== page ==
Have you tried every exercise you could find in pursuit of shoulder strength and definition, yet find yourself stuck on a plateau? Maybe you’re doing delt raises, military presses, Arnold presses, barbell presses, push presses and more and physically can’t increase the load any more while keeping good form. If you’re wondering when that shoulder definition is going to show up or when you’ll break through your strength plateau, we don’t blame you.
For better overall shoulder strength, the secret lies in also training your core and shoulder stabilizers. And while planks are great for core stabilization, training shoulder stabilizers is a bit elusive. There are 10 major shoulder stabilizer muscles, and they all have different actions.
The good news is you don’t need to add 10 different exercises to your shoulder-day routine. Instead, there’s one simple exercise that will help you immediately break through your plateau. This exercise will also serve as a great shoulder muscle activation warm-up for any workout, and it’s an exercise no one showed me until years into my sports physical therapy career!
So, What’s the Move?
It is known as the sphinx. All you need is a light workout band, or even just a hand towel.
Here’s how to perform the sphinx:
Step 1: Starting Position
Put your band or towel in one hand so you can reach it, then lie face down.
Step 2: TV-Watching Position
Prop up on your forearms like a kid watching TV. Your elbows should be directly under your shoulders, and the fronts of your thighs should be on the floor. If this position is uncomfortable, you could stand facing a wall as if you are doing a plank on the wall. The exercise does not require you to arch your lower back.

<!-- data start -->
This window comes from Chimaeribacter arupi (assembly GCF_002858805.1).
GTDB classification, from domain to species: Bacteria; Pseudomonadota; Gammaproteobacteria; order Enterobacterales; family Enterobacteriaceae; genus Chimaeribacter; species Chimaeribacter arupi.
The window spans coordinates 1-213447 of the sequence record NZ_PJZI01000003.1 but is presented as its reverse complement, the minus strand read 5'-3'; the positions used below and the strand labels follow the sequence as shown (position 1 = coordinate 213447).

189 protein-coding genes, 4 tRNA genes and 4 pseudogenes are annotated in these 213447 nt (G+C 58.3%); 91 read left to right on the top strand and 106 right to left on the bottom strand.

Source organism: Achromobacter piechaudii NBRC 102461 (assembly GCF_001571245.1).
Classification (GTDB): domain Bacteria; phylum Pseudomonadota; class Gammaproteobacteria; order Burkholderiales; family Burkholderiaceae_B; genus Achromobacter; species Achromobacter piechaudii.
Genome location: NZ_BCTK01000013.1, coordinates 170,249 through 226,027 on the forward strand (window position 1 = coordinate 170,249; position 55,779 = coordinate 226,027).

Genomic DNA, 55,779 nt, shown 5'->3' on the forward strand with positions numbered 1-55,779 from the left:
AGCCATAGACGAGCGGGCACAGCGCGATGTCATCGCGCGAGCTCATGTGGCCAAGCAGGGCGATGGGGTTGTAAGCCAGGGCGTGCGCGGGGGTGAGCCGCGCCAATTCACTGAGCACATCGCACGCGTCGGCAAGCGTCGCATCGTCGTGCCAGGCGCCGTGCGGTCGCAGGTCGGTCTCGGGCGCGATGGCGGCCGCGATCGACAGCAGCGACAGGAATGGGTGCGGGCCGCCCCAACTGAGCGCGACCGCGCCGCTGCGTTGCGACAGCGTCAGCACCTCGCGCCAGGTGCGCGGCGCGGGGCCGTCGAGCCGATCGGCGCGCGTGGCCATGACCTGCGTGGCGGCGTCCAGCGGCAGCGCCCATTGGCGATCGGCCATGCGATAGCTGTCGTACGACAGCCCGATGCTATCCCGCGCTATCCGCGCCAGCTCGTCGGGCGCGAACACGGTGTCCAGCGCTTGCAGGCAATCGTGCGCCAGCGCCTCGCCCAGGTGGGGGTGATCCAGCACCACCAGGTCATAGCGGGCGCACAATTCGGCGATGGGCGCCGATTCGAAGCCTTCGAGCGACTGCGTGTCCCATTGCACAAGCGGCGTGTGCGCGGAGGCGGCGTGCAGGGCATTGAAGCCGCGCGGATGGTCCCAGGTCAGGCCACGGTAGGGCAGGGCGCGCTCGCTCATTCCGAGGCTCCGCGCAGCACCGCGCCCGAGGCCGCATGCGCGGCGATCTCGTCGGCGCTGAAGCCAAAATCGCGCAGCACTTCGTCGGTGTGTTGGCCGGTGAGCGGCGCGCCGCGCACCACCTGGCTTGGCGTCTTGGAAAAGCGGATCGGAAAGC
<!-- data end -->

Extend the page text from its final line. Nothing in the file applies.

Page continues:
Step 3: Hand Placement
If you’re using a small loop band, place it around the outside of your hands. If you’re using a non-loop band or a towel, place your hands on it at shoulder-width.
Step 4: Gentle Band Pull
Without changing your grip on the band or towel, gently pull your hands away from each other. The distance between your forearms should not change more than a centimeter. Extra movement is not better. Like a plank, this is an isometric exercise; this means that you activate muscles without adding motion.
Step 5: Engage Your Forearms
Now that you have the band in a gentle pull, actively press your forearms lightly into the floor or wall to help keep space between your shoulders and ears. Feel how some of the muscles in your shoulders engage.
Step 6: Hide Your Heart
Maintain this position as you draw the center of your chest into your upper back, as if you are trying to hide your heart in your spine. This will allow your upper back to slightly round as your shoulder blades glide away from each other. This motion is different than shrugging. In this exercise you want to keep space between your shoulders and ears, instead of allowing your shoulders to elevate.
Your gaze can be at the wall in front of you, or directed toward the band or towel. Choose the focus that is most comfortable for you.
Step 7: Active Hold
Actively maintain the position by continuing to press the forearms into the floor while you give the band or towel a gentle pull. Hold the sphinx position as long as you can, or up to 1 minute max.
Get to Lifting!
That’s it! The sphinx activates important muscles like the rotator cuff and a major muscle called serratus anterior, which secures your shoulder blades onto your ribs. Activating these muscles pre-workout helps your nervous system know that more muscles are available and primed for the lifts that follow.
As you head back to your weights, try increasing by 1-2.5 lbs. Try to consciously feel the muscles you just activated as you recruit them to stabilize your lift.
Pro tip to help you feel the stabilizer muscles as you lift: As your arms approach 90 degrees on a delt raise or overhead lift, think of the tips of your shoulder blades trying to move away from each other toward the sides of the room as you allow your mid back to expand.
If shoulder strength or physique is your goal, help break your weight lifting plateau by doing the sphinx before each workout. Activating key shoulder stabilizer muscles pre-workout lets your brain know that there are more muscles available to safely help you surpass your strength plateau.